Thomas B. Hjerpe, Esq.

Kenneth J. Collins, Esq.

Jocelyn M. Godniho, Esq.

Catherine M. Koshkin, Esq.

Of Counsel

350 E Street, First Floor

Eureka, CA  95501

Telephone:  707 442-7262

Law Office of

Hjerpe & Collins LLP

We are a debt relief agency.  We help people to file for bankruptcy relief under the Bankruptcy Code

Chapter 13 Bankruptcy

A Chapter 13 Bankruptcy allows consumers to enter into a payment plan where you pay what you can afford to pay to unsecured creditors rather than what you actually owe.  After a five year term the remaining unpaid debts are eliminated.  

A Chapter 13 Bankruptcy is a “payment plan” bankruptcy.  Payment plans can be as short as three years or as long as five years [most plans are five years].  In theory, the Chapter 13 Bankruptcy provides an opportunity for someone with regular monthly income to pay creditors what they can afford to pay during the term of the plan with the remaining unpaid balances being eliminated at the end of the payment plan.  In practice, a Chapter 13 Bankruptcy hardly ever works out that way.  It is far more common for particular creditors to be paid in full, such as vehicle lenders and taxing authorities, with other creditors such as credit card companies and medical care providers being paid nothing and having their claims eliminated at the end of the payment plan.

Once a Chapter 13 Bankruptcy case is filed the automatic stay will prevent collection efforts by creditors.  Lawsuits must stop.  Foreclosures must stop.  Wage garnishments must stop.

One common use of a Chapter 13 Bankruptcy is to stop a foreclosure.  Whereas filing a Chapter 7 Bankruptcy will temporarily stop a foreclosure, the Chapter 13 Plan allows you to set up a payment plan of up to 5 years to get caught-up on the bank mortgage payments.  You must also resume the regular monthly mortgage payments.  In such cases it is often possible to eliminate credit card debt and medical debt with little or no payment to those creditors.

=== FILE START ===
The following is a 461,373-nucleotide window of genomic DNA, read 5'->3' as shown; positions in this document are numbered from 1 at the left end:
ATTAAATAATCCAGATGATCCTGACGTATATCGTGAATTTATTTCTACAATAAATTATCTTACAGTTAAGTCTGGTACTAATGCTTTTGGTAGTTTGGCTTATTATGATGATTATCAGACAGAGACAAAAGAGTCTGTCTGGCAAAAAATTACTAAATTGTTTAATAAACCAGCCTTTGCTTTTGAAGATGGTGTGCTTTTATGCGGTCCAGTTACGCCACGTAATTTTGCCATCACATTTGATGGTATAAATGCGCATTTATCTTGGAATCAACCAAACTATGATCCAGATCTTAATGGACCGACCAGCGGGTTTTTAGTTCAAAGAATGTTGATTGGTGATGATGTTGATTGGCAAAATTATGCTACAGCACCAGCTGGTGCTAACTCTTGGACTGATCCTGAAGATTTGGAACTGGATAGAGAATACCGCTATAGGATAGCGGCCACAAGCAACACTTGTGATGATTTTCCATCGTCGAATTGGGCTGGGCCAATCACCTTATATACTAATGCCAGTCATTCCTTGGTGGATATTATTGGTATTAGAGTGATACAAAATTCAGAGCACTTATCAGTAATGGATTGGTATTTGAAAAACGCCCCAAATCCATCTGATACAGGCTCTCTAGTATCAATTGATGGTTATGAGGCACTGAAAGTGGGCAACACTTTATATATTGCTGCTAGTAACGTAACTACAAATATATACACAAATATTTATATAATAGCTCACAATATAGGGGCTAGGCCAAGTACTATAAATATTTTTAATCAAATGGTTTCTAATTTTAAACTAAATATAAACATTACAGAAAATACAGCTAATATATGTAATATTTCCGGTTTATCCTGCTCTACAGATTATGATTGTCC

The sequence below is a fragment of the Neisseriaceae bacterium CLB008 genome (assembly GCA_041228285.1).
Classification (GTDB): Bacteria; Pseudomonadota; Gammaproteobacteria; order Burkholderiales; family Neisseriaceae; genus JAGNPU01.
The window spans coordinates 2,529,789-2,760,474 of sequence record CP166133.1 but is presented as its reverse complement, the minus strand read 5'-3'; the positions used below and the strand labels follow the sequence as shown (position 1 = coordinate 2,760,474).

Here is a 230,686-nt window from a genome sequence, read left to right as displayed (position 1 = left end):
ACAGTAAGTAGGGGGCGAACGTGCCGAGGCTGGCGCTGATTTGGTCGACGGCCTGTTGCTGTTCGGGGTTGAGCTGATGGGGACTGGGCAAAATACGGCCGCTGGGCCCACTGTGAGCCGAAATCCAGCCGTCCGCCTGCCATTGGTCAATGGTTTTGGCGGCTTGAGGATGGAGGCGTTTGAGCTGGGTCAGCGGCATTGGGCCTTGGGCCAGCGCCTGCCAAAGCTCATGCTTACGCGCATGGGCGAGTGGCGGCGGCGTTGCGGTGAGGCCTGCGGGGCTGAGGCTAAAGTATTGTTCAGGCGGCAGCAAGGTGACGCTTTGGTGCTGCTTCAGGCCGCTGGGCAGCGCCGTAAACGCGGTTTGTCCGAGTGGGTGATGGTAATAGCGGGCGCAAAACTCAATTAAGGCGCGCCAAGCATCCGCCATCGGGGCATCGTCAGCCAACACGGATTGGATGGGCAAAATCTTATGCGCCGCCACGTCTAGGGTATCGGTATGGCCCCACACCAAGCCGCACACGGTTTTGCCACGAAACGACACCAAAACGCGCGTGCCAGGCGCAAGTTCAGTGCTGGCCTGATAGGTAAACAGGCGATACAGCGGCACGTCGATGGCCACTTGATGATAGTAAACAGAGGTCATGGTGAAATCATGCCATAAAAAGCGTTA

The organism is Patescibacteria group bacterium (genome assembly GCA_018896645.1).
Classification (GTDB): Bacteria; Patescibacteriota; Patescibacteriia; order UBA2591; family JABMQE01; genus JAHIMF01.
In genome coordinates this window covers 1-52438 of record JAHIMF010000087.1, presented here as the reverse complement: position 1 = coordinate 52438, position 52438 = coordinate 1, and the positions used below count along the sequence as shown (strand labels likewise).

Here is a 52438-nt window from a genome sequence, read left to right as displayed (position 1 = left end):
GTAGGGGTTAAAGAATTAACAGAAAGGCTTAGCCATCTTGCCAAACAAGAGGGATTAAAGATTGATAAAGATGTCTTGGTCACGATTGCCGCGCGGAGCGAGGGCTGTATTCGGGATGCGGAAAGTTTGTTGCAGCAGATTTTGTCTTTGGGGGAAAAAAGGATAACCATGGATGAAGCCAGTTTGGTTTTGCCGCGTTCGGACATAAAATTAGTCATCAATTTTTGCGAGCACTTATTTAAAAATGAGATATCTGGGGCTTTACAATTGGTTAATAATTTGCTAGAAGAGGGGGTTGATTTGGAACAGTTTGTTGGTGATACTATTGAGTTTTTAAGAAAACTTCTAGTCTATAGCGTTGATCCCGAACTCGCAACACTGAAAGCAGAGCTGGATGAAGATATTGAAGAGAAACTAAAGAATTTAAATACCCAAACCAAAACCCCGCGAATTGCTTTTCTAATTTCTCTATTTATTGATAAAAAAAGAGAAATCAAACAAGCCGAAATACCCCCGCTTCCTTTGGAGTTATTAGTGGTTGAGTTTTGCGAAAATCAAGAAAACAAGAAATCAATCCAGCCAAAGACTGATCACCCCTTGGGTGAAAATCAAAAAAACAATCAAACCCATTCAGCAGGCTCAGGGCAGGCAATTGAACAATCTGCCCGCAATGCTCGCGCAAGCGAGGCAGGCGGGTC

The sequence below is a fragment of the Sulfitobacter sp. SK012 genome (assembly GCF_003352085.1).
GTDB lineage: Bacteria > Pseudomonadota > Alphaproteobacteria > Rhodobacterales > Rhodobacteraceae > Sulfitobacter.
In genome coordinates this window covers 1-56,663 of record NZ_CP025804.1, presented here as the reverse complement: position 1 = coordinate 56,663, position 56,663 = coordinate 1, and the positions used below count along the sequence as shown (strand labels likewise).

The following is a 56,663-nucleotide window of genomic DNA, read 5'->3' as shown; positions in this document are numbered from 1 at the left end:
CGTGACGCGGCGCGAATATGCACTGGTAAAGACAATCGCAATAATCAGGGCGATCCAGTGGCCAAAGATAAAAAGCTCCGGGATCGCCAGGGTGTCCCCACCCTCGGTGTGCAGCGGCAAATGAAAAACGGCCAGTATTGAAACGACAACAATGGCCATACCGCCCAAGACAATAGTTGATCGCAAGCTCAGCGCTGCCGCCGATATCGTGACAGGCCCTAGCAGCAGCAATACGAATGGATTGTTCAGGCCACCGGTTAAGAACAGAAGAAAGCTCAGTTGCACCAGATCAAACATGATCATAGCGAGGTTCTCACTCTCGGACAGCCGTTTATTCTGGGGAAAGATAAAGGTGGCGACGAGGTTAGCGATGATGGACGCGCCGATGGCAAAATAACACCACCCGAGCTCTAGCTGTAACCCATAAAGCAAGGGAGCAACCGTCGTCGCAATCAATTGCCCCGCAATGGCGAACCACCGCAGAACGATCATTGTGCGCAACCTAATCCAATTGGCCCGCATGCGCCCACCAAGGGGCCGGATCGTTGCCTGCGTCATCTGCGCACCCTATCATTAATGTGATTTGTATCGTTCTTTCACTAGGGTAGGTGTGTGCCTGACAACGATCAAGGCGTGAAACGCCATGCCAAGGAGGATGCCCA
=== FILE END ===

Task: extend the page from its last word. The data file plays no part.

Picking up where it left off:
It is sometimes possible to eliminate a 2nd mortgage [or line of credit] in a Chapter 13 Bankruptcy.  If the market value of your home is less than the balance owing on the 1st mortgage, it may be possible to remove and eliminate the 2nd mortgage.  This is an excellent tool for someone who is past-due on the 1st mortgage - perhaps in foreclosure.  In such a case you could stop the foreclosure, repay the past-due mortgage payments through the Chapter 13 Bankruptcy plan, remove and eliminate the 2nd mortgage and eliminate unsecured debt.  This can only be done in a Chapter 13 Bankruptcy.

Another use of a Chapter 13 Bankruptcy is to set up a payment plan for repayment of tax debts that could not be eliminated in a bankruptcy while paying little or nothing to other unsecured creditors such as credit card companies and medical care providers.  The amount you pay to unsecured creditors would depend on what you can afford to pay.

During the term of the bankruptcy plan you are under Court supervision.  For the most part this will not affect your day-to-day financial affairs.  You would need to get permission from the Bankruptcy Court to sell any assets worth more than $1000 or to make purchases over $1000 or to incur debt.  There is an exception for transactions that are part of the ordinary course of any self employment.

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